[
 [{'x': 1, 'y': 'a'},
  {'x': 1, 'y': 'b'},
  {'x': 2, 'y': 'a'},
  {'x': 2, 'y': 'b'},
  {'x': 3, 'y': 'a'},
  {'x': 3, 'y': 'b'}],
 [],
 [{'x': 4, 'y': 'd'},
  {'x': 5, 'y': 'd'}],
 [{'x': 6, 'y': 'e'},
  {'x': 6, 'y': 'f'}]
]

With more than two elements in the Cartesian product, nested can specify which are grouped and which are not. For example,

>>> one = ak.Array([1, 2, 3, 4])
>>> two = ak.Array([1.1, 2.2, 3.3])
>>> three = ak.Array(["a", "b"])

can be left entirely ungrouped:

>>> ak.to_list(ak.cartesian([one, two, three], axis=0))
[
 (1, 1.1, 'a'),
 (1, 1.1, 'b'),
 (1, 2.2, 'a'),
 (1, 2.2, 'b'),
 (1, 3.3, 'a'),
 (1, 3.3, 'b'),
 (2, 1.1, 'a'),
 (2, 1.1, 'b'),
 (2, 2.2, 'a'),
 (2, 2.2, 'b'),
 (2, 3.3, 'a'),
 (2, 3.3, 'b'),
 (3, 1.1, 'a'),
 (3, 1.1, 'b'),
 (3, 2.2, 'a'),
 (3, 2.2, 'b'),
 (3, 3.3, 'a'),
 (3, 3.3, 'b'),
 (4, 1.1, 'a'),
 (4, 1.1, 'b'),
 (4, 2.2, 'a'),
 (4, 2.2, 'b'),
 (4, 3.3, 'a'),
 (4, 3.3, 'b')
]

can be grouped by one (adding 1 more dimension):

>>> ak.to_list(ak.cartesian([one, two, three], axis=0, nested=[0]))
[
 [(1, 1.1, 'a'), (1, 1.1, 'b'), (1, 2.2, 'a')],
 [(1, 2.2, 'b'), (1, 3.3, 'a'), (1, 3.3, 'b')],
 [(2, 1.1, 'a'), (2, 1.1, 'b'), (2, 2.2, 'a')],
 [(2, 2.2, 'b'), (2, 3.3, 'a'), (2, 3.3, 'b')],
 [(3, 1.1, 'a'), (3, 1.1, 'b'), (3, 2.2, 'a')],
 [(3, 2.2, 'b'), (3, 3.3, 'a'), (3, 3.3, 'b')],
 [(4, 1.1, 'a'), (4, 1.1, 'b'), (4, 2.2, 'a')],
 [(4, 2.2, 'b'), (4, 3.3, 'a'), (4, 3.3, 'b')]
]

can be grouped by one and two (adding 2 more dimensions):

>>> ak.to_list(ak.cartesian([one, two, three], axis=0, nested=[0, 1]))
[
 [
  [(1, 1.1, 'a'), (1, 1.1, 'b')],
  [(1, 2.2, 'a'), (1, 2.2, 'b')],
  [(1, 3.3, 'a'), (1, 3.3, 'b')]
 ],
 [
  [(2, 1.1, 'a'), (2, 1.1, 'b')],
  [(2, 2.2, 'a'), (2, 2.2, 'b')],
  [(2, 3.3, 'a'), (2, 3.3, 'b')]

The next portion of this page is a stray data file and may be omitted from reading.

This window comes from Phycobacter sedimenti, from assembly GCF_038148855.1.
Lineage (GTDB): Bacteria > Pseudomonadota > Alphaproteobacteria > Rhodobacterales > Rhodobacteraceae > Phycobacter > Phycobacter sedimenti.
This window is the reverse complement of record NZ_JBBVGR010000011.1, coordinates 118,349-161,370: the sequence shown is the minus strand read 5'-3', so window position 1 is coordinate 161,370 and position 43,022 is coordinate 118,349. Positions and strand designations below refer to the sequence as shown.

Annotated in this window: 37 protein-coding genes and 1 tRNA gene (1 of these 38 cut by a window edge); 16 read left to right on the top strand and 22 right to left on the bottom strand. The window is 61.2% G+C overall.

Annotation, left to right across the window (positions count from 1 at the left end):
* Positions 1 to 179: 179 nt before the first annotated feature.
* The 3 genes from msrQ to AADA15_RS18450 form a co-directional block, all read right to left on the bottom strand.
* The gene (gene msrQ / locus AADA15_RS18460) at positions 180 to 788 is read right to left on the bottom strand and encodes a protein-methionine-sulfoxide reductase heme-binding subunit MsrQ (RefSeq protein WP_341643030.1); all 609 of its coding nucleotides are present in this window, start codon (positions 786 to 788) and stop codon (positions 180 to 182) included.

],
 [
  [(3, 1.1, 'a'), (3, 1.1, 'b')],
  [(3, 2.2, 'a'), (3, 2.2, 'b')],
  [(3, 3.3, 'a'), (3, 3.3, 'b')]],
 [
  [(4, 1.1, 'a'), (4, 1.1, 'b')],
  [(4, 2.2, 'a'), (4, 2.2, 'b')],
  [(4, 3.3, 'a'), (4, 3.3, 'b')]]
]

or grouped by unique one-two pairs (adding 1 more dimension):

>>> ak.to_list(ak.cartesian([one, two, three], axis=0, nested=[1]))
[
 [(1, 1.1, 'a'), (1, 1.1, 'b')],
 [(1, 2.2, 'a'), (1, 2.2, 'b')],
 [(1, 3.3, 'a'), (1, 3.3, 'b')],
 [(2, 1.1, 'a'), (2, 1.1, 'b')],
 [(2, 2.2, 'a'), (2, 2.2, 'b')],
 [(2, 3.3, 'a'), (2, 3.3, 'b')],
 [(3, 1.1, 'a'), (3, 1.1, 'b')],
 [(3, 2.2, 'a'), (3, 2.2, 'b')],
 [(3, 3.3, 'a'), (3, 3.3, 'b')],
 [(4, 1.1, 'a'), (4, 1.1, 'b')],
 [(4, 2.2, 'a'), (4, 2.2, 'b')],
 [(4, 3.3, 'a'), (4, 3.3, 'b')]
]

The order of the output is fixed: it is always lexicographical in the order that the arrays are written. (Before Python 3.6, the order of keys in a dict were not guaranteed, so the dict interface is not recommended for these versions of Python.) Thus, it is not possible to group by three in the example above.

To emulate an SQL or Pandas “group by” operation, put the keys that you wish to group by first and use nested=[0] or nested=[n] to group by unique n-tuples. If necessary, record keys can later be reordered with a list of strings in ak.Array.__getitem__.

To get list index positions in the tuples/records, rather than data from the original arrays, use ak.argcartesian instead of ak.cartesian. The ak.argcartesian form can be particularly useful as nested indexing in ak.Array.__getitem__.